Indeed, hospitalization becomes a notable source of stress for them. During my past night shifts at the hospital, I frequently encountered seniors experiencing delirium, also known as sundowning. Even frail-looking grandmothers would suddenly transform, exhibiting a vitality reminiscent of a dragon – pulling out IVs, speaking incoherently, and darting around while I chased after them.

The oldest senior I have interviewed over the phone is 94 years old. She has already lost her hearing and vision, and her dementia has progressed to the point where she is “unaware of the present moment and uncertain about the current year.” She resides in a nursing home, and her daughter answers on her behalf. I initially thought the daughter was a visitor until the 70-year-old daughter said, “Oh! I’m also a resident of the nursing home.” It then dawned on me that yes, this daughter is also “old”!

I frequently focus on issues related to the elderly, encompassing societal issues such as impoverished seniors, those living alone, elderly abuse victims, elderly homeless, and seniors who continue to support their adult children financially. Additionally, I delve into subjects related to the physical and mental well-being of the elderly. Some issues seem prevalent in Asian countries (or cultures?).

We will all age, and it’s important to recognize that not every senior has the opportunity to enjoy the luxury of indulging in their grandchildren.

What kind of elderly should we strive to be? The founder of Fo Guang Shan (FGS), Venerable Master Hsing Yun, says, “The happiest elderly are carefree.”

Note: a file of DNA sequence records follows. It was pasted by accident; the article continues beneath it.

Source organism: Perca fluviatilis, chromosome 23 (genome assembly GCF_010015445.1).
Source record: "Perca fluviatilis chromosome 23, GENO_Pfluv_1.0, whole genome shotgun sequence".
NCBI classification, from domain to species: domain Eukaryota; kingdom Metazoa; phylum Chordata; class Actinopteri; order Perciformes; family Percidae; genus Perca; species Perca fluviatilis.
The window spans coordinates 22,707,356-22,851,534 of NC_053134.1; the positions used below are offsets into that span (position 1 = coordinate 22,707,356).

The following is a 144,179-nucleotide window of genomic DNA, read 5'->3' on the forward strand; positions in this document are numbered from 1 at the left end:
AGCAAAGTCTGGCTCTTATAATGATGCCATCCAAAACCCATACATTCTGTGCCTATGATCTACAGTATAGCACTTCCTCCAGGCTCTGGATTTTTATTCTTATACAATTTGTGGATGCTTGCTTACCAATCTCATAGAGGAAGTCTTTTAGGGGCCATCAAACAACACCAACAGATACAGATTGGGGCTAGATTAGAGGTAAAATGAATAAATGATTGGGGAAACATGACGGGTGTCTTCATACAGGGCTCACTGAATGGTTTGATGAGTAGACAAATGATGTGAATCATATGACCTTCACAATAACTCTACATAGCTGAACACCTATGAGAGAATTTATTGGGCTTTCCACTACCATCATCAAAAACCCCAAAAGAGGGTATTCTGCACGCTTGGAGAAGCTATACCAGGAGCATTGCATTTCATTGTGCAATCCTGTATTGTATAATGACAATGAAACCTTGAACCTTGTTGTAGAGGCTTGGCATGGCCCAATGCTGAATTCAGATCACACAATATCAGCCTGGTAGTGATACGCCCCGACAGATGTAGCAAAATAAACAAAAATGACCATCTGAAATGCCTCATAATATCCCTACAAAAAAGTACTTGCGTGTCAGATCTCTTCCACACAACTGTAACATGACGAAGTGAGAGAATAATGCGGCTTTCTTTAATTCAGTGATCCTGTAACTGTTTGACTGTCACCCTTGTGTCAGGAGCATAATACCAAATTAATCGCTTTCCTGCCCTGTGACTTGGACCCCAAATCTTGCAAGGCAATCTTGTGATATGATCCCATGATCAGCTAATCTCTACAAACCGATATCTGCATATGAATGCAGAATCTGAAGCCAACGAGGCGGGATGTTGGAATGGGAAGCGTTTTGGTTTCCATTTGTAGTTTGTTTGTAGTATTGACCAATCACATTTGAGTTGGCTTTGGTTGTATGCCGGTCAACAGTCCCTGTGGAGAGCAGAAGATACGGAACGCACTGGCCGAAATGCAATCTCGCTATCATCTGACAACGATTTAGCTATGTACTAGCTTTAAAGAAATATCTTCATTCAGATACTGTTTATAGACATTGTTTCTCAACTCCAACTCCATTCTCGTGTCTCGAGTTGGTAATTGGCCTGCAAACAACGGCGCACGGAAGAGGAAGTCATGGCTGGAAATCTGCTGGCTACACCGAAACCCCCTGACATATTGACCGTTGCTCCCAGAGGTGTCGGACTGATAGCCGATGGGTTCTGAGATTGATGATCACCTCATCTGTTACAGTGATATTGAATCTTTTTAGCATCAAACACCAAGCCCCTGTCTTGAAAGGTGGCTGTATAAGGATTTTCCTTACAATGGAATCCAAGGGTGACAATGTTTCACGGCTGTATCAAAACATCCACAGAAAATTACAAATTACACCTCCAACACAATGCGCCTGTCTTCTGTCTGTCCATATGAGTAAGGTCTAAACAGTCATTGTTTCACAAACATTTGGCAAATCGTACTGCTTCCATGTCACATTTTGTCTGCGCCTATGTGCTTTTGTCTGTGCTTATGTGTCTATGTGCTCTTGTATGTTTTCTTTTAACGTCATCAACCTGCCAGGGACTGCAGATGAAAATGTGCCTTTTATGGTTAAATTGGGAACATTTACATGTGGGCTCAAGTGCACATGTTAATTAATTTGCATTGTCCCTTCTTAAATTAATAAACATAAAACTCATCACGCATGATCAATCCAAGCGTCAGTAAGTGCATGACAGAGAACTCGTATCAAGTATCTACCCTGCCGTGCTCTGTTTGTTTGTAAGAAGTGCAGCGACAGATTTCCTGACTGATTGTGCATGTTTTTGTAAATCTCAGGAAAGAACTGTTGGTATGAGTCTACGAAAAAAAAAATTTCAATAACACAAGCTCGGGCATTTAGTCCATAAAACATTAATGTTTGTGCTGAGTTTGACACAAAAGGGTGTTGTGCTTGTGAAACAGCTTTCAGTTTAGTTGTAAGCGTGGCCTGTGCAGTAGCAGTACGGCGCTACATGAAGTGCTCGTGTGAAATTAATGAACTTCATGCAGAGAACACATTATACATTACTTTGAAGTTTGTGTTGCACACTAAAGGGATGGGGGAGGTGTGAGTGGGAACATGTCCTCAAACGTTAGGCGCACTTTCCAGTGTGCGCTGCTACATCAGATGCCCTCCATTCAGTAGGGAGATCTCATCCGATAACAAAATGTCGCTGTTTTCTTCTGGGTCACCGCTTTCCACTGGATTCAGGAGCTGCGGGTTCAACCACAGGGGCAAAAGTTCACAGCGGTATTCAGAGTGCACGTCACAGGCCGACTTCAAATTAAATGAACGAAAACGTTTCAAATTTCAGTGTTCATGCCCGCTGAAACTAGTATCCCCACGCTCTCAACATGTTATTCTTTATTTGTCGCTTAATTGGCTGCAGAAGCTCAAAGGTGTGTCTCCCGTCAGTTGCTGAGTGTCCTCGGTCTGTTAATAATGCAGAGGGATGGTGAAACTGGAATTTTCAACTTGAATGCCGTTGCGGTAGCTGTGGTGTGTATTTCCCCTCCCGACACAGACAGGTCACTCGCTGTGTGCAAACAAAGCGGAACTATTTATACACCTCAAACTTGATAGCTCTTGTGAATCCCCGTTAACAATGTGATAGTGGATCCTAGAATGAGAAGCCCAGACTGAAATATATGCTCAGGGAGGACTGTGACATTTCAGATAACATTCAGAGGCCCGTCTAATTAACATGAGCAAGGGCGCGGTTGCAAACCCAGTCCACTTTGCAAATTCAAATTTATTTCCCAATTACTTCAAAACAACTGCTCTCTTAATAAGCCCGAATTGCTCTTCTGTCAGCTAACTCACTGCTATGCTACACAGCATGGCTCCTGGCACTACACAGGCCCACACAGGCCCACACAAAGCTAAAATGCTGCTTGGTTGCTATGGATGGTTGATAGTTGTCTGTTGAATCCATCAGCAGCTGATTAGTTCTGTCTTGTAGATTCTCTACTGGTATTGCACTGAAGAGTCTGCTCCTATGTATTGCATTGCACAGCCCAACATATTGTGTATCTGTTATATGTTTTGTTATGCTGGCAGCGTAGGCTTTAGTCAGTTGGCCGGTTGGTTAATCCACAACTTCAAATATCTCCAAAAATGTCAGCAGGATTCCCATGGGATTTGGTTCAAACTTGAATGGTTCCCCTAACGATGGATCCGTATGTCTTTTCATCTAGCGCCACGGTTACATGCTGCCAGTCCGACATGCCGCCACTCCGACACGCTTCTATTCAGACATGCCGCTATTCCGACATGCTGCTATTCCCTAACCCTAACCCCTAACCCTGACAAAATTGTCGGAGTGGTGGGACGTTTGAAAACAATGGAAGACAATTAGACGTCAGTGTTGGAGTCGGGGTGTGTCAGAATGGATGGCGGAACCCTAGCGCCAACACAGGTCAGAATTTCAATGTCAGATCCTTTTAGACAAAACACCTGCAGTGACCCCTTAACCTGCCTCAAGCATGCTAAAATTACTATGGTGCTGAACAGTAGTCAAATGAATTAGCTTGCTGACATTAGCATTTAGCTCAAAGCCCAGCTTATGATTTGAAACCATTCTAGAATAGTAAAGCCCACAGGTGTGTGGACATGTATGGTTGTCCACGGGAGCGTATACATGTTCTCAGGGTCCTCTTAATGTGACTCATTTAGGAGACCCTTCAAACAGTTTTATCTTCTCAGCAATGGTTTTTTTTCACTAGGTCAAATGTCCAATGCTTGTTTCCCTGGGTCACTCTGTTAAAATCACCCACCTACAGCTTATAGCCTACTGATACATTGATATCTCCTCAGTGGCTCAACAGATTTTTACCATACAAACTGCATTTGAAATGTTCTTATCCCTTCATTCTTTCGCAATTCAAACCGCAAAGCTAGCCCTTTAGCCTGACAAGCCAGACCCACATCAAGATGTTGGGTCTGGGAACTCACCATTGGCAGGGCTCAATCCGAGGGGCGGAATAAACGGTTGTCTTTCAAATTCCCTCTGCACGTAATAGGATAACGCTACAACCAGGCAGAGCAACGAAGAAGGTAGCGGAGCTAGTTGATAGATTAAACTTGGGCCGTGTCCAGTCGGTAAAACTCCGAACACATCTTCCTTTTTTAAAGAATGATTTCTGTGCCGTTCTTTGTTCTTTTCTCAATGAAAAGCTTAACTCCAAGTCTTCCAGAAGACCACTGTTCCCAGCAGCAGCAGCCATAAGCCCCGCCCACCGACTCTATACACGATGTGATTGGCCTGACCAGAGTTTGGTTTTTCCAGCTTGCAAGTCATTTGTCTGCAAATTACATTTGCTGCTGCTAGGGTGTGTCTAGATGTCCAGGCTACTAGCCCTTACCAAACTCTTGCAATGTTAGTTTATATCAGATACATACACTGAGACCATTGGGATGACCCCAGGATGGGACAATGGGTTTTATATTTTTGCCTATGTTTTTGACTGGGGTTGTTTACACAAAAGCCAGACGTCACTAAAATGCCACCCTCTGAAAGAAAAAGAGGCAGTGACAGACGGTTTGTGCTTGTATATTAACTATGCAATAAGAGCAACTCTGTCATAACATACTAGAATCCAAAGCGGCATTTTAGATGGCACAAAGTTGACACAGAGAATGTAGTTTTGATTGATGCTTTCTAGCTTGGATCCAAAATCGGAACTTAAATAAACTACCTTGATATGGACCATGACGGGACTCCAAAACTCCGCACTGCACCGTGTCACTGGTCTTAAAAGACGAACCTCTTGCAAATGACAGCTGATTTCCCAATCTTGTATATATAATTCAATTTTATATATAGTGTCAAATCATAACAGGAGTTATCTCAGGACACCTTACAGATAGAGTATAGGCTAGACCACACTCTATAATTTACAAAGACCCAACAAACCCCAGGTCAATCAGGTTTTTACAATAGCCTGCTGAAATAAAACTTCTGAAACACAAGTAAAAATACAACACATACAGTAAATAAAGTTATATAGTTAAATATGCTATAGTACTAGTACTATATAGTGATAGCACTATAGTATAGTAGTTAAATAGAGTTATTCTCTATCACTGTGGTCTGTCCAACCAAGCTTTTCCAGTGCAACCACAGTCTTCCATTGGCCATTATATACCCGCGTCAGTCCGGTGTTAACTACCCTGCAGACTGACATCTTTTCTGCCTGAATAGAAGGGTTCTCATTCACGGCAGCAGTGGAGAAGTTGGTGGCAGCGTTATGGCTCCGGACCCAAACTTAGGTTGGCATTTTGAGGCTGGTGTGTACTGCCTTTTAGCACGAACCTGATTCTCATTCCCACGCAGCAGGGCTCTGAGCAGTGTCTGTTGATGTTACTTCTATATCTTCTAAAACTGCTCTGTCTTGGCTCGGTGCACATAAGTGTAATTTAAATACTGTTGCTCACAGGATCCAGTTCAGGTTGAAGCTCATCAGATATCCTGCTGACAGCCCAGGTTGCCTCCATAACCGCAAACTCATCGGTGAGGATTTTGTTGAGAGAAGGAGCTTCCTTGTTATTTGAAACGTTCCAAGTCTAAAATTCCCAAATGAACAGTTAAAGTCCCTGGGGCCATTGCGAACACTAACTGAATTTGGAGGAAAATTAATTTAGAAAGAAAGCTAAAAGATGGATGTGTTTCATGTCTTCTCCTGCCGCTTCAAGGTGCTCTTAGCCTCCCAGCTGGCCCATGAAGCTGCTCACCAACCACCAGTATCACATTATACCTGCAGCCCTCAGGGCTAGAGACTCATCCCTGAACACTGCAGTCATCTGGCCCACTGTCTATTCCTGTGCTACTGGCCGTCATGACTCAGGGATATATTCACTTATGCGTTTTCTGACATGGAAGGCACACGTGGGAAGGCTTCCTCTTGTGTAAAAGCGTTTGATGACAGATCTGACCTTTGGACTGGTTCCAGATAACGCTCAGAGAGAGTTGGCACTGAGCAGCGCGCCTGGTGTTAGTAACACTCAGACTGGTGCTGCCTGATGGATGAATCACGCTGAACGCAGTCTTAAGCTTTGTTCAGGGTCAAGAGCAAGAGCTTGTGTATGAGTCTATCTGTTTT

(1) Carefree seniors – Don’t necessarily need a spouse; books can be companions.

(2) Carefree seniors – Don’t necessarily rely on children; love all children in the world.

(3) Carefree seniors – Don’t oppress or cling to children; willingly provide guidance when asked, but don’t interfere with how children handle their matters and affairs.

(4) Carefree seniors – A cup of tea, a newspaper, embodying simplicity and tranquility.

(5) Carefree seniors – Regularly meet with three to five old friends every week.

(6) Carefree seniors – Taste the sour, sweet, bitter, and spicy sides of life.

(7) Carefree seniors – Satisfied with both simple and extravagant meals.

(8) Carefree seniors – Gardening leisurely.

(9) Carefree seniors – Have their post-death arrangements in order.

(10) Carefree seniors – Don’t listen to gossip, don’t speak gossip, don’t spread gossip, and aren’t afraid of gossip.

(11) Carefree seniors – Have Buddha in their hearts.

Before the pandemic, I was drawn by waves of laughter while volunteering at Hsi Lai Temple. It turned out to be the elderly attending classes at FGS Hsi Lai Temple Senior Activity Program. In line with the spirit of “respecting the old as we respect our own parents,” Hsi Lai Temple’s Senior Activity Program accompanies seniors in their journey of “learning throughout life.” It officially commenced on March 1, 2016. Through acquiring new knowledge and making new friends, the program aims to uphold the physical and mental well-being of the elderly (excerpt from the official website).

The spirited and studious elderly at Lai Temple’s Senior Activity Program form a beautiful and inspiring sight, truly embodying the concept of “Joyful and Leisureful Aging” (樂齡暇滿身 lè líng xiá mǎn shēn). Since then, I have quietly kept an eye on them.

The term “Joyful and Leisureful Aging” (樂齡暇滿身 lè líng xiá mǎn shēn) is inspired by the Buddhist term “Leisureful and Fulfillful  Life” (暇滿人身 xiá mǎn rén shēn). The pronunciation of “樂齡” (lè líng, which means Joyful Aging) sounds similar to the English word “Learning,” encouraging seniors to find joy in learning and forget about their age. “樂齡” (lè líng) has become synonymous with seniors. “暇” (xiá) means leisure or free time, and “滿” (mǎn) means fulfillment or having sufficient conditions. “暇滿人身” (xiá mǎn rén shēn) refers to a state where one does not reincarnate into a place without opportunities for spiritual practice or as a being lacking the conditions for practice. Generally, only those with the “eight leisures” and “ten fulfillments,” the eighteen conditions for a fulfilled life, have the opportunity to study Buddhism.

I believe that the simple two words “暇滿” (xiá mǎn) encompass the best blessings one can have in life. Wishing everyone a life full of leisure and fulfillment!